Now that I've been a Red Room community member for a month and am feeling encouraged by the fact that a couple of poems I had posted have attracted anywhere from 4 to 16 views depending on the day and a couple of my blogs (on Texas Book Festival and also on Halloween) have generated 120 views twice this past weekend, I started looking for a writing community where I can be slightly bolder and post unfinished drafts for a peer review... and came across a few promising writer communities such as http://figment.com/ and http://www.scribophile.com/ with a karma point system that sounds neat: "To earn karma points, members submit thoughtful critiques for the work of others. Everyone has to earn karma points before they can post! This system ensures that every work you post gets awesome critiques from other talented writers."
Well, perhaps I can give it a try and see how it goes.
I can always remain active at Red Room by logging on daily and clicking on "latest blogs," "author blogs," and "member blogs" under Blogs and leaving a comment or two now and then so that I'm regularly contributing posts to this forum.
Anyway, in the spirit of the approaching Halloween, I started a "spooky" piece yesterday which begins like this:
"In the sleepy Cornish town of Penryn, the boy was getting ready to go trick-or-treating for the first time in Europe. Not that it was the town’s tradition, but his American mom and her English friends whom they were visiting for a few days had arranged for the neighbors living on the same street to wait, with candies ready, for the two boys to come around knocking on their doors that evening. The boys slipped the white bed sheets cut in half with three holes for eyes and mouth over their heads and, each clutching a white plastic bag, walked out the main door of the house and headed downhill, as ghosts, knocking on every door on both sides of the street. It was chilly outside but they didn’t mind for they had warm boots on and there were plenty of candies to go around. After half an hour, they were back at the house with their two stretched bags bulging with sweets and dumped out the contents on the floor straight away to count how many pieces of candy there were in all. Once tallied up, they could see that one boy had gotten a few more pieces than the other boy but they shared equally like best friends and even the mothers got some candies.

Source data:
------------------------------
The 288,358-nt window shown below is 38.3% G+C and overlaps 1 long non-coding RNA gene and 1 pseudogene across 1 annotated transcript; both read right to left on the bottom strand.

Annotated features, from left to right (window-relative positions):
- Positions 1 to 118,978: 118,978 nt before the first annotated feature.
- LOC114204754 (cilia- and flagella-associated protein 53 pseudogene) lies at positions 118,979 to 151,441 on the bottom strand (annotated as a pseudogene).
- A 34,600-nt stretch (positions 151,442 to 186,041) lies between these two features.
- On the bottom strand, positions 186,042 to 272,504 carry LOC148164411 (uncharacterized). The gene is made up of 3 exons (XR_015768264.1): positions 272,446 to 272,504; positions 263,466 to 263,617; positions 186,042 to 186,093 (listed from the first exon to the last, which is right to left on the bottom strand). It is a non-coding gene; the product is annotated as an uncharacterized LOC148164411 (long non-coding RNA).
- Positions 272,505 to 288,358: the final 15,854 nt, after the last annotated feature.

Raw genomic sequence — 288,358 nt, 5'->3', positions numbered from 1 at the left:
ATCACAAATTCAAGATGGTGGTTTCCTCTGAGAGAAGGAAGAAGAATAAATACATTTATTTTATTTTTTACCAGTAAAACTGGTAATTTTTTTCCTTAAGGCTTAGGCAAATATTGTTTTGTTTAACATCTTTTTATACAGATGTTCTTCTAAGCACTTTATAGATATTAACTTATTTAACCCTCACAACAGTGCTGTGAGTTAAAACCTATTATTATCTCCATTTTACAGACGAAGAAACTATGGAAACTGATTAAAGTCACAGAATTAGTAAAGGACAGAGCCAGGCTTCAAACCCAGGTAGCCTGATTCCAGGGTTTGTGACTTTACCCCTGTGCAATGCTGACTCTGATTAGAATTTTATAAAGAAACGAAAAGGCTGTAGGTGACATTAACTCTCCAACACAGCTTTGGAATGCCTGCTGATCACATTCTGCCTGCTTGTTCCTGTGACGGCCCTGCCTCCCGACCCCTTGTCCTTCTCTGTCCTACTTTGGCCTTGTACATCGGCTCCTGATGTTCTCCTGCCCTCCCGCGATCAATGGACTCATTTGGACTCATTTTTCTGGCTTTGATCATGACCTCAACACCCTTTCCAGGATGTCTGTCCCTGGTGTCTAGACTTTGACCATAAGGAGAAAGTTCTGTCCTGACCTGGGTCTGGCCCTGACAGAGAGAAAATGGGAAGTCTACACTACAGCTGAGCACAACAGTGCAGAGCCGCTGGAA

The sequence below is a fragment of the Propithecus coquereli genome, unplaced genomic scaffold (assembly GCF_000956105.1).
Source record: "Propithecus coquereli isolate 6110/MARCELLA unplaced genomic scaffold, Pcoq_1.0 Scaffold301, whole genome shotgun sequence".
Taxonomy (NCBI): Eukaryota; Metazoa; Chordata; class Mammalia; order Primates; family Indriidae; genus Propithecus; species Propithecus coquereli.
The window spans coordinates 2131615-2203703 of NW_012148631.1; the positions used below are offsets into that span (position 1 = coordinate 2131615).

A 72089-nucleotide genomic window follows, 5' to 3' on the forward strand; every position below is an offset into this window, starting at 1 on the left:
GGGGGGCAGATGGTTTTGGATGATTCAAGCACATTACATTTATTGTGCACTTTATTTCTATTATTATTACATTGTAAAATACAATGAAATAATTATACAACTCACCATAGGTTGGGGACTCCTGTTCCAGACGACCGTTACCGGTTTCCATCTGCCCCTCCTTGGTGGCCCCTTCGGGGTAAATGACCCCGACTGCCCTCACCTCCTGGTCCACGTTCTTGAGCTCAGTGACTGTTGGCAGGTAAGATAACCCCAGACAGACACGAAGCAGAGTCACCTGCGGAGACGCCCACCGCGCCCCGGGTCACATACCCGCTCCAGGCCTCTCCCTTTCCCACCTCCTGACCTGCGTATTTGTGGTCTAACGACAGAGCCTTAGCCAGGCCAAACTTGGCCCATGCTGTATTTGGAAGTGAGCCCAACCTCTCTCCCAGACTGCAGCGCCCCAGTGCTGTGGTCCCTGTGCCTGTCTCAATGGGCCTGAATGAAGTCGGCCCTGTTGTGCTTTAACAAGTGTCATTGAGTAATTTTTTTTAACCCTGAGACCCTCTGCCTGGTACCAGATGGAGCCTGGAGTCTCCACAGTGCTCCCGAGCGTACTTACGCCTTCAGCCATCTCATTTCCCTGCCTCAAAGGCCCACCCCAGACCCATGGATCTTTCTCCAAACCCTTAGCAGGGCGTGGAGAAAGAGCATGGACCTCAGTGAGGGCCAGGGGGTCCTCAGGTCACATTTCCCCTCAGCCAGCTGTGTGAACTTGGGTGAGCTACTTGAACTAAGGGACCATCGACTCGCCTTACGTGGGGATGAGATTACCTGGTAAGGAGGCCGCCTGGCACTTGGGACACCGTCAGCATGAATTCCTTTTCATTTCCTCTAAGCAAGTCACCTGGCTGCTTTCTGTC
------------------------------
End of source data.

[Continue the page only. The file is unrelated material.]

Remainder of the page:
It was late. Everyone went to bed and turned out the lights. The boy was almost asleep when he heard the sound of horse hooves striking the pavement with precision akin to a quick rhythmical blow delivered by the hammers of a harpsichord. He jumped out of his bed and flung the upstairs bedroom window open to peer outside but the horse had already passed by and he could barely see it at the bottom of the hill about to turn the corner and disappear into the night. He thought he saw a rider but wasn’t sure. He closed the window, slipped under the covers, and closed his eyes. Then he heard the faint sound of a horse approaching again, its hooves striking the pavement with the practiced dexterity of a musician’s fingers used to playing the contrapuntal fugue. It was coming towards him, heading downhill. He jumped out of the bed and opened the window wide and this time he saw the horse pass right below him. It slowed down and bobbed its head once or twice as the rider looked up at him, beckoning with his gloved hand, but the boy remembered his mother telling him not to speak to strangers as there had been many reports of abduction of children worldwide in the recent years. He could not see the rider’s eyes which were hidden by the shadow cast on his face by the wide brim of his black wool felt hat. The boy shook his head, the rider tossed his hat up in the air and it landed on the boy’s head, but the boy pulled it off and tossed it back down towards the rider who caught it and put it back on his head. This seemed to satisfy the rider who smiled and rode off without a word."
No idea how good or bad it is, but I'm sure there is plenty of room for improvement. Maybe I can submit it to the scrutiny of a critique community when I've run out of ideas as to how to improve it.